Beyond the Boardroom

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Gordon Huether

Author: Alexandra Russell
June, 2016 Issue
Artist Gordon Huether started his studio in 1983 in his garage in Napa. “I was working at a window and door company and one day I just made the jump, quit my job and with $500 started my company,” he says.
“In 1989, I was awarded my first public art commission for the University of Alaska Geophysical Institute. Given the opportunity to collaborate with a building design and construction team let me realize what I had envisioned,” he remembers. “This form of collaboration, to this day, contributes to my continued learning and growth—and not only as an artist. It constantly exposes me to new materials, approaches and ideas and helps me comprehend the public art process as a holistic system.”
Today, he’s based in a 15,000-square-foot building on Monticello Road that houses his design studio, a project gallery, fabrication facilities, administrative offices and the Hay Barn Gallery, which features a revolving exhibition of Huether’s fine art as well as, occasionally, the works of select guest artists.
Where did you grow up?
I was born in Rochester, N.Y. My parents brought me to Napa in 1962 and, for the most part, I’ve lived in the Bay Area ever since. I’ve also spent several years living in Germany, where my family is from originally, and I still travel between the two countries regularly. The German culture’s pursuit for perfection and excellent craftsmanship profoundly influences the way things are done at my studio. I feel fortunate to have lived in all these incredible places—and most of all I love living in Napa!
Did you go to college?
I’m a self-taught artist and businessman and don’t have a formal education beyond high school. I’ve found this to be an advantage, because I was never burdened by the rules of the road. I’ve been free to make my own mistakes and learn from them to this day.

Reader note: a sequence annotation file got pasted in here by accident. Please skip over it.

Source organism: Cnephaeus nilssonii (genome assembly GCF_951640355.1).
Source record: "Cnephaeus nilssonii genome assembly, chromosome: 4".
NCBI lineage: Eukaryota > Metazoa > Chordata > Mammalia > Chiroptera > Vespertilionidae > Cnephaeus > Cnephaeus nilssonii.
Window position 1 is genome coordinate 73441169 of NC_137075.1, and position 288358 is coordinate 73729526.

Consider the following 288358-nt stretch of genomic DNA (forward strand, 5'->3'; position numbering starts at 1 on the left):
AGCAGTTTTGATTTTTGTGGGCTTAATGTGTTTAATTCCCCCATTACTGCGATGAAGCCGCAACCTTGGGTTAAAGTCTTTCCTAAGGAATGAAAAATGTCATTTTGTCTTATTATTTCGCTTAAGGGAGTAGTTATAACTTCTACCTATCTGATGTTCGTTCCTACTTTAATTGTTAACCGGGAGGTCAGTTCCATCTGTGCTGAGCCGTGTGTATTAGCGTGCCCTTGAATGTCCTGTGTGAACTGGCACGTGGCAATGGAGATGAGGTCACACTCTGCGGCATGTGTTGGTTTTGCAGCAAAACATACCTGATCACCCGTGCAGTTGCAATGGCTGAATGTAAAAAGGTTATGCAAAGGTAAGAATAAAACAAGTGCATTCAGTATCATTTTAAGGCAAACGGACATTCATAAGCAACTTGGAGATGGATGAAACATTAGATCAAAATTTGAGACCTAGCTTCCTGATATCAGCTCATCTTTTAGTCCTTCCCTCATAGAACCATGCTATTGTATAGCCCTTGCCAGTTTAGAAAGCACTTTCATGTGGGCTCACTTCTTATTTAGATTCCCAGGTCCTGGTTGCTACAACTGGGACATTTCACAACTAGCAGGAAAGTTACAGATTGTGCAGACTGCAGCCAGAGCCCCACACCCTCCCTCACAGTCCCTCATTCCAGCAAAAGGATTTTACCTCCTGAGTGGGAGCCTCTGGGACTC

Who were your early influences?
I learned art composition and appreciation at an early age from my father. My aesthetic vision took an important turn when I met Professor Johannes Schreiter, a German glass artist and one of the pioneers in contemporary stained glass. In the course of my initial artistic explorations, I was resolved to create a lasting impact on the world through the creation of large-scale works of art.
Do you ever stop working?
The person I am at the studio is also very much the person you’ll encounter beyond that space. Being an artist is a full-time job and then some. If you want to do it right, it becomes your life and who you are, which is great, because I’ve arrived exactly where I always wanted to be. My work has morphed into my life and, that’s a dream many people dream.
Where do you find inspiration?
Much of my inspiration—especially for the large-scale work and privately commissioned work—comes from Mother Nature and, often, from my clients. All the projects I take on are driven by storytelling, and the story for an airport in Houston, for example, will be very different than the one for a meditation room in a hospital in New York. I’ve always felt that the art I do in the public realm isn’t about me; it’s about the people who will experience the work on a daily basis. I’m also unceasingly inspired by the work of fellow artists, craftsmen, artisans, architects and designers.
What recent projects have you been most excited about?
At any given time, we have 15 to 20 major projects going on. The most significant, right now, is that we’ve been selected to work with the Salt Lake City Department of Airports to meet the goals of the Terminal Redevelopment Program at Salt Lake City International Airport, including a comprehensive art master plan. It’s one of the largest construction projects in the nation, with installation scheduled for 2020. We also have projects happening in Morgan Hill, Calif.; Vail, Colo.; Richardson, Tex.; Ft. Lauderdale, Fla.; and Stamford, Conn., to name just a few. All of them are exciting!
What do you love to do outside of work?
I’ve spent most of my adult life focused on “work” and never really developed any hobbies. As I’ve gotten older, I’m learning how to enjoy other things besides my work. So far, that means working on my home improvements, gardening, kayaking on the Napa River and cycling. My favorite non-work activity is dancing in my living room.


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